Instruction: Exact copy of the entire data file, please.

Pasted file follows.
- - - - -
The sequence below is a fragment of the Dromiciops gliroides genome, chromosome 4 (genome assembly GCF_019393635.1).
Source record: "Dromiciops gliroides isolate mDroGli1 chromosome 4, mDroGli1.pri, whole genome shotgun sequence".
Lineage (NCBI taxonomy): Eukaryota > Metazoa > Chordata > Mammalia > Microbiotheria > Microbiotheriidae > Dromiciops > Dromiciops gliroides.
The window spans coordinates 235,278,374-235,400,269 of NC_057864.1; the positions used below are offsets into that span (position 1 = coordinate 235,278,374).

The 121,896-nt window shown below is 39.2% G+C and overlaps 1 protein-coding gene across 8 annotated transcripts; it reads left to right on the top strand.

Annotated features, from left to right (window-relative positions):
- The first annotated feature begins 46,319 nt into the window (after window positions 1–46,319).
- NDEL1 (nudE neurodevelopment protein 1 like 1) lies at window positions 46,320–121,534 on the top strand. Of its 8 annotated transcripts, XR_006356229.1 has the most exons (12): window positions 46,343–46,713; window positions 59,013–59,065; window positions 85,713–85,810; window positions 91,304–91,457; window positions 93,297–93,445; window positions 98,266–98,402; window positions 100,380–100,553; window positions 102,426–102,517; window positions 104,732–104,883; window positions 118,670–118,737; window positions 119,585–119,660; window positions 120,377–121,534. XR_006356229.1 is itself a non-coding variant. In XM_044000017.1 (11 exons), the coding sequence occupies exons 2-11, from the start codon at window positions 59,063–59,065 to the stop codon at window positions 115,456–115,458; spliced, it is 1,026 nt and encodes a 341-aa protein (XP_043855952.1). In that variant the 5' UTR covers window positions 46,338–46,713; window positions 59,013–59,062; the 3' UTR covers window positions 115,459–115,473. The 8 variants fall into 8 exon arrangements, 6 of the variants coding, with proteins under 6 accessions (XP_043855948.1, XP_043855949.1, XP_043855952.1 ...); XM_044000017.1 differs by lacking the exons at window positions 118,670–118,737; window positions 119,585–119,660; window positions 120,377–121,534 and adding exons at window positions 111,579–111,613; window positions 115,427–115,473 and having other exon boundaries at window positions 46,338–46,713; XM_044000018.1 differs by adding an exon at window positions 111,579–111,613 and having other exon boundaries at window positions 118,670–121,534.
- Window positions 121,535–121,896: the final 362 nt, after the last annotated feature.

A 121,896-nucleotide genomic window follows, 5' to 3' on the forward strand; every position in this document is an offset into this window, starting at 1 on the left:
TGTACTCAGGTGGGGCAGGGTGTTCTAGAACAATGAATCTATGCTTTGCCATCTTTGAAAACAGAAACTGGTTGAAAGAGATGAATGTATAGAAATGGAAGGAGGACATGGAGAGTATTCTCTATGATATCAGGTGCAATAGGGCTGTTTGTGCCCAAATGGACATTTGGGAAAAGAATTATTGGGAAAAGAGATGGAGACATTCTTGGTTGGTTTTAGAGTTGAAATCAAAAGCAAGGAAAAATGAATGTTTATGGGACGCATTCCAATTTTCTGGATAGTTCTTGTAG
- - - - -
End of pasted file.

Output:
The sequence below is a fragment of the Dromiciops gliroides genome, chromosome 4 (genome assembly GCF_019393635.1).
Source record: "Dromiciops gliroides isolate mDroGli1 chromosome 4, mDroGli1.pri, whole genome shotgun sequence".
Lineage (NCBI taxonomy): Eukaryota > Metazoa > Chordata > Mammalia > Microbiotheria > Microbiotheriidae > Dromiciops > Dromiciops gliroides.
The window spans coordinates 235,278,374-235,400,269 of NC_057864.1; the positions used below are offsets into that span (position 1 = coordinate 235,278,374).

The 121,896-nt window shown below is 39.2% G+C and overlaps 1 protein-coding gene across 8 annotated transcripts; it reads left to right on the top strand.

Annotated features, from left to right (window-relative positions):
- The first annotated feature begins 46,319 nt into the window (after window positions 1–46,319).
- NDEL1 (nudE neurodevelopment protein 1 like 1) lies at window positions 46,320–121,534 on the top strand. Of its 8 annotated transcripts, XR_006356229.1 has the most exons (12): window positions 46,343–46,713; window positions 59,013–59,065; window positions 85,713–85,810; window positions 91,304–91,457; window positions 93,297–93,445; window positions 98,266–98,402; window positions 100,380–100,553; window positions 102,426–102,517; window positions 104,732–104,883; window positions 118,670–118,737; window positions 119,585–119,660; window positions 120,377–121,534. XR_006356229.1 is itself a non-coding variant. In XM_044000017.1 (11 exons), the coding sequence occupies exons 2-11, from the start codon at window positions 59,063–59,065 to the stop codon at window positions 115,456–115,458; spliced, it is 1,026 nt and encodes a 341-aa protein (XP_043855952.1). In that variant the 5' UTR covers window positions 46,338–46,713; window positions 59,013–59,062; the 3' UTR covers window positions 115,459–115,473. The 8 variants fall into 8 exon arrangements, 6 of the variants coding, with proteins under 6 accessions (XP_043855948.1, XP_043855949.1, XP_043855952.1 ...); XM_044000017.1 differs by lacking the exons at window positions 118,670–118,737; window positions 119,585–119,660; window positions 120,377–121,534 and adding exons at window positions 111,579–111,613; window positions 115,427–115,473 and having other exon boundaries at window positions 46,338–46,713; XM_044000018.1 differs by adding an exon at window positions 111,579–111,613 and having other exon boundaries at window positions 118,670–121,534.
- Window positions 121,535–121,896: the final 362 nt, after the last annotated feature.

A 121,896-nucleotide genomic window follows, 5' to 3' on the forward strand; every position in this document is an offset into this window, starting at 1 on the left:
TGTACTCAGGTGGGGCAGGGTGTTCTAGAACAATGAATCTATGCTTTGCCATCTTTGAAAACAGAAACTGGTTGAAAGAGATGAATGTATAGAAATGGAAGGAGGACATGGAGAGTATTCTCTATGATATCAGGTGCAATAGGGCTGTTTGTGCCCAAATGGACATTTGGGAAAAGAATTATTGGGAAAAGAGATGGAGACATTCTTGGTTGGTTTTAGAGTTGAAATCAAAAGCAAGGAAAAATGAATGTTTATGGGACGCATTCCAATTTTCTGGATAGTTCTTGTAG